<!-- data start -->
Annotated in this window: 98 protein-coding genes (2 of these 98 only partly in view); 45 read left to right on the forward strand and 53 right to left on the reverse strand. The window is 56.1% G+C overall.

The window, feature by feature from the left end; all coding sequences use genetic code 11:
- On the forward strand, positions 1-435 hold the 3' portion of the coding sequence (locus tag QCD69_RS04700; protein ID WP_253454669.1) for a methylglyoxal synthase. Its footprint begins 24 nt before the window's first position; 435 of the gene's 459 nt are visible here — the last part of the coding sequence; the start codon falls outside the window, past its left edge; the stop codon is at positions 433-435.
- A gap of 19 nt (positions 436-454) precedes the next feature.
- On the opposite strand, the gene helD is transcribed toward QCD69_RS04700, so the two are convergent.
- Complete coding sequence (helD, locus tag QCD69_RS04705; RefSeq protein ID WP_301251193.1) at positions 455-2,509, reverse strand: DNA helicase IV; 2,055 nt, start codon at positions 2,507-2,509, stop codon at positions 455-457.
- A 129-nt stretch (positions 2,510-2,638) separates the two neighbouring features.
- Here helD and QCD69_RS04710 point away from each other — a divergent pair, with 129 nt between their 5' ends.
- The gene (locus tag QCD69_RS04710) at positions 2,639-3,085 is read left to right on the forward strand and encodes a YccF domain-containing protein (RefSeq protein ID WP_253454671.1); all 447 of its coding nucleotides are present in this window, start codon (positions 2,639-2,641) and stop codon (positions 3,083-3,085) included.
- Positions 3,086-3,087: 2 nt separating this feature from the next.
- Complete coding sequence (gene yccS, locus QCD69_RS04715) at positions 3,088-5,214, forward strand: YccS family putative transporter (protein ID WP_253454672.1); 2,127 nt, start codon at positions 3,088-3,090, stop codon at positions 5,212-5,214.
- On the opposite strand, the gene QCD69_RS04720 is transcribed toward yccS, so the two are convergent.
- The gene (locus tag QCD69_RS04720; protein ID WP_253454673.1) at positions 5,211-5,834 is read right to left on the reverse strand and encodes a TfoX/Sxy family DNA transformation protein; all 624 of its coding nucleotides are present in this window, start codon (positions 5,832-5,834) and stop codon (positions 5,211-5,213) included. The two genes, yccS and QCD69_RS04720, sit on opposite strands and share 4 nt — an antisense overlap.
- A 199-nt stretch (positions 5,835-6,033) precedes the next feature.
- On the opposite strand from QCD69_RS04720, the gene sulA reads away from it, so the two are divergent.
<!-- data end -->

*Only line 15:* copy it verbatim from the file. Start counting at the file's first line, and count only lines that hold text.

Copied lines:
- On the opposite strand from QCD69_RS04720, the gene sulA reads away from it, so the two are divergent.